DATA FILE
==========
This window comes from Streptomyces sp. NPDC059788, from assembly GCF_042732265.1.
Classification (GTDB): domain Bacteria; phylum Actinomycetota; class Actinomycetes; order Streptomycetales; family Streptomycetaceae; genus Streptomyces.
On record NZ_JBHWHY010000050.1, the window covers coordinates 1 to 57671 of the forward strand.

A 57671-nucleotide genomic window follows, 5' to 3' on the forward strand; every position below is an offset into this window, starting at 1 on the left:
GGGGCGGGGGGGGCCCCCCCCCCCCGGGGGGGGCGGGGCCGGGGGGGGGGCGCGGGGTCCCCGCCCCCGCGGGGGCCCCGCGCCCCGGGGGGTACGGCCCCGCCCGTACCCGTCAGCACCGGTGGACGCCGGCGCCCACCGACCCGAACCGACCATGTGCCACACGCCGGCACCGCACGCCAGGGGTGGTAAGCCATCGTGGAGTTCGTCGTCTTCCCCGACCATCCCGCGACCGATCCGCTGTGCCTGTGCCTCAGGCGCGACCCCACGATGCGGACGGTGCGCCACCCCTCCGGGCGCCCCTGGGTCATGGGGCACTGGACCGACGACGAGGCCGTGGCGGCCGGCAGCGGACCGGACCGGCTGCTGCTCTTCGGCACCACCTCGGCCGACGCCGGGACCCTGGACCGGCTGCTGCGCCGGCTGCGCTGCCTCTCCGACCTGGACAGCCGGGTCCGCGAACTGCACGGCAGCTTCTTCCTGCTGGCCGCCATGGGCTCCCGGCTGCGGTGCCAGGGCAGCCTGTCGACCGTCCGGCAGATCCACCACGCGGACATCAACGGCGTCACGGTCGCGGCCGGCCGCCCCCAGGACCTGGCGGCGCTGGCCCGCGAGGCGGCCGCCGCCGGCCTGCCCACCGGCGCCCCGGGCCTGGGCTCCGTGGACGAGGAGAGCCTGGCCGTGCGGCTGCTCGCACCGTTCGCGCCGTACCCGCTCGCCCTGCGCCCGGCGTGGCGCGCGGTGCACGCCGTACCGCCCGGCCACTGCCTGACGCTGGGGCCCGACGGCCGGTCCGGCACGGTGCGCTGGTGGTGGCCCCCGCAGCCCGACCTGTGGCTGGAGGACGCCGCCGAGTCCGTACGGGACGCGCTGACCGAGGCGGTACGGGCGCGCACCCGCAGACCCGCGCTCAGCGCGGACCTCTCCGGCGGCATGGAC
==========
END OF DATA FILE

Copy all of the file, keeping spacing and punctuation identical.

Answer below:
This window comes from Streptomyces sp. NPDC059788, from assembly GCF_042732265.1.
Classification (GTDB): domain Bacteria; phylum Actinomycetota; class Actinomycetes; order Streptomycetales; family Streptomycetaceae; genus Streptomyces.
On record NZ_JBHWHY010000050.1, the window covers coordinates 1 to 57671 of the forward strand.

A 57671-nucleotide genomic window follows, 5' to 3' on the forward strand; every position below is an offset into this window, starting at 1 on the left:
GGGGCGGGGGGGGCCCCCCCCCCCCGGGGGGGGCGGGGCCGGGGGGGGGGCGCGGGGTCCCCGCCCCCGCGGGGGCCCCGCGCCCCGGGGGGTACGGCCCCGCCCGTACCCGTCAGCACCGGTGGACGCCGGCGCCCACCGACCCGAACCGACCATGTGCCACACGCCGGCACCGCACGCCAGGGGTGGTAAGCCATCGTGGAGTTCGTCGTCTTCCCCGACCATCCCGCGACCGATCCGCTGTGCCTGTGCCTCAGGCGCGACCCCACGATGCGGACGGTGCGCCACCCCTCCGGGCGCCCCTGGGTCATGGGGCACTGGACCGACGACGAGGCCGTGGCGGCCGGCAGCGGACCGGACCGGCTGCTGCTCTTCGGCACCACCTCGGCCGACGCCGGGACCCTGGACCGGCTGCTGCGCCGGCTGCGCTGCCTCTCCGACCTGGACAGCCGGGTCCGCGAACTGCACGGCAGCTTCTTCCTGCTGGCCGCCATGGGCTCCCGGCTGCGGTGCCAGGGCAGCCTGTCGACCGTCCGGCAGATCCACCACGCGGACATCAACGGCGTCACGGTCGCGGCCGGCCGCCCCCAGGACCTGGCGGCGCTGGCCCGCGAGGCGGCCGCCGCCGGCCTGCCCACCGGCGCCCCGGGCCTGGGCTCCGTGGACGAGGAGAGCCTGGCCGTGCGGCTGCTCGCACCGTTCGCGCCGTACCCGCTCGCCCTGCGCCCGGCGTGGCGCGCGGTGCACGCCGTACCGCCCGGCCACTGCCTGACGCTGGGGCCCGACGGCCGGTCCGGCACGGTGCGCTGGTGGTGGCCCCCGCAGCCCGACCTGTGGCTGGAGGACGCCGCCGAGTCCGTACGGGACGCGCTGACCGAGGCGGTACGGGCGCGCACCCGCAGACCCGCGCTCAGCGCGGACCTCTCCGGCGGCATGGAC